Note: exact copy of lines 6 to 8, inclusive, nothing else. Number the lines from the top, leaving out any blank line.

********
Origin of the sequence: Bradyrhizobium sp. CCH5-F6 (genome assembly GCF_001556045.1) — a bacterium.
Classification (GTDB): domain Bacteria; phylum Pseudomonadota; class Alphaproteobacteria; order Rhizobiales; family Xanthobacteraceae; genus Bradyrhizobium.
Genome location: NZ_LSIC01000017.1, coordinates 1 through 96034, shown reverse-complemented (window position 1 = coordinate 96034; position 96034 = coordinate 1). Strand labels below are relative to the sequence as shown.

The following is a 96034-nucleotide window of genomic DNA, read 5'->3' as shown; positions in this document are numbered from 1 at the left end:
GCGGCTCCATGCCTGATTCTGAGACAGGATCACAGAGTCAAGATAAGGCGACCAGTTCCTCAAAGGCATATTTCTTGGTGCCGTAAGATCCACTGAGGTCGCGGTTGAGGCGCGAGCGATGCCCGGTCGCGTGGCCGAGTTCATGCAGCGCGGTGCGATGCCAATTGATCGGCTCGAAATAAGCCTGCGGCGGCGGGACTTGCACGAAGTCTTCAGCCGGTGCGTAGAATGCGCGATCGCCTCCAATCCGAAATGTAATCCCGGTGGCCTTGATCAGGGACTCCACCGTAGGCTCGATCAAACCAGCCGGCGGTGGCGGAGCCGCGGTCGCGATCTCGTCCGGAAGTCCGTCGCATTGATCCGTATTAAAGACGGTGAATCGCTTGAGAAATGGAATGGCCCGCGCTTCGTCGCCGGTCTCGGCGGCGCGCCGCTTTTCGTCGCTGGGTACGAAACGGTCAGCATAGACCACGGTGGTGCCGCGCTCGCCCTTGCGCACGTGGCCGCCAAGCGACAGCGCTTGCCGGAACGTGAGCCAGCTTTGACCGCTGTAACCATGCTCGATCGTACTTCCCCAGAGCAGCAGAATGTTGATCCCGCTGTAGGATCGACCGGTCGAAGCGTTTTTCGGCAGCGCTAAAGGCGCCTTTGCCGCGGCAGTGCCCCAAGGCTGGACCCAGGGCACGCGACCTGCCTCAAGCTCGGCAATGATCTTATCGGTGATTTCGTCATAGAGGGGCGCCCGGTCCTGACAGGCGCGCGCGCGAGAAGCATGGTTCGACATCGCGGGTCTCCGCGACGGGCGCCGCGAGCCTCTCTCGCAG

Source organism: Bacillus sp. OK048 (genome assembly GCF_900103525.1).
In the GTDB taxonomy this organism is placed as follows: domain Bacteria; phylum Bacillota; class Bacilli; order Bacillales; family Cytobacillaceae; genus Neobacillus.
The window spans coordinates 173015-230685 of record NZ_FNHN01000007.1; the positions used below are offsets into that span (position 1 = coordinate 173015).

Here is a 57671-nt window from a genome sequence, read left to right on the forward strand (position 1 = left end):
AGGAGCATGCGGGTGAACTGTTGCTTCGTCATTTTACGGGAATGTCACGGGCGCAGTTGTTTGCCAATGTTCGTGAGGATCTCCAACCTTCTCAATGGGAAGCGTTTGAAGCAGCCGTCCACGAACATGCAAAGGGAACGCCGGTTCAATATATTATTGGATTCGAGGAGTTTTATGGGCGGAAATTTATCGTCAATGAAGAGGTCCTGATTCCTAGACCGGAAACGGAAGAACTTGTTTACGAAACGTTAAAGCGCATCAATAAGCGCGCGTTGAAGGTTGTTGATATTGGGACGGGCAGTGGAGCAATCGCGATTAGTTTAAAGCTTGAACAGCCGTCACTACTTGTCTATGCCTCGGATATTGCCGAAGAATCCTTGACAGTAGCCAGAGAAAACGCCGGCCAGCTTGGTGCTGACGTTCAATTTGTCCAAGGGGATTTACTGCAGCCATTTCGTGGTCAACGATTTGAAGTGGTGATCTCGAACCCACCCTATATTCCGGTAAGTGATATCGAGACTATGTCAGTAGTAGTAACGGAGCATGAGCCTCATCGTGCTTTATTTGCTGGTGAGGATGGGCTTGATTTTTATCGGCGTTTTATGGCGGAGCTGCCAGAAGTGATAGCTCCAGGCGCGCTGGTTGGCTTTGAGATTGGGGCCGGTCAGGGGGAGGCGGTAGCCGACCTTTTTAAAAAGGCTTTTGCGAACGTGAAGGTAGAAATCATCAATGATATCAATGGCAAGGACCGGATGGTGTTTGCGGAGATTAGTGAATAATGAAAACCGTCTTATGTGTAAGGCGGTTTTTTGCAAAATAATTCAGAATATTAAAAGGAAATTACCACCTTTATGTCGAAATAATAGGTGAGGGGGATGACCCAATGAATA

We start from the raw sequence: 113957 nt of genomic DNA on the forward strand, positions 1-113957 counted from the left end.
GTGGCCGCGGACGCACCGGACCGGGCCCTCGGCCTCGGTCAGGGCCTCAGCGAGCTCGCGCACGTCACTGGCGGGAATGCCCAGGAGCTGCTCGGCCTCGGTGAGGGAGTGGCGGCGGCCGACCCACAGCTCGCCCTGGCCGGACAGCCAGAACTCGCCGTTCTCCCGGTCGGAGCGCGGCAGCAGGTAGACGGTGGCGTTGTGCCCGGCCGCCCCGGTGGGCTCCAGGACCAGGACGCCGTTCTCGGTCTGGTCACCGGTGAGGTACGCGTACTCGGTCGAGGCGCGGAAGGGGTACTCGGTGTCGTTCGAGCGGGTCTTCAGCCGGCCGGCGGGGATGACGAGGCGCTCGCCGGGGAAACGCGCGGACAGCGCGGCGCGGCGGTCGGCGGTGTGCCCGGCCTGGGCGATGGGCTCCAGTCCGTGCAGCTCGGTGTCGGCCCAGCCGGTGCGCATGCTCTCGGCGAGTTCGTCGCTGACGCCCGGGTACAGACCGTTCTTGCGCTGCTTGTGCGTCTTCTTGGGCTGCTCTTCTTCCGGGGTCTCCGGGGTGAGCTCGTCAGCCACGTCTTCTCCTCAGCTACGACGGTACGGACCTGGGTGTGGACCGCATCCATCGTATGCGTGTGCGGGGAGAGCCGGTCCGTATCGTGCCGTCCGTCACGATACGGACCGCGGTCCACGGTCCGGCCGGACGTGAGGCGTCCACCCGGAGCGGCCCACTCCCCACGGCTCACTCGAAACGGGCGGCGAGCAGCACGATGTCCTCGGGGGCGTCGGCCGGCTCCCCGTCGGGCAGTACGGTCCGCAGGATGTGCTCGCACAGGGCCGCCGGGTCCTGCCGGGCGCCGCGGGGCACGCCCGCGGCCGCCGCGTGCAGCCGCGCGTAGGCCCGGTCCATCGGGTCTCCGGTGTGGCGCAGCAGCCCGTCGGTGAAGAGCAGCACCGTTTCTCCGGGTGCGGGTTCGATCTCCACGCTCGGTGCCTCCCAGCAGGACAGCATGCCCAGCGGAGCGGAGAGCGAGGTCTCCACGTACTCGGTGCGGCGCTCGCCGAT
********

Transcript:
Source organism: Bacillus sp. OK048 (genome assembly GCF_900103525.1).
In the GTDB taxonomy this organism is placed as follows: domain Bacteria; phylum Bacillota; class Bacilli; order Bacillales; family Cytobacillaceae; genus Neobacillus.
The window spans coordinates 173015-230685 of record NZ_FNHN01000007.1; the positions used below are offsets into that span (position 1 = coordinate 173015).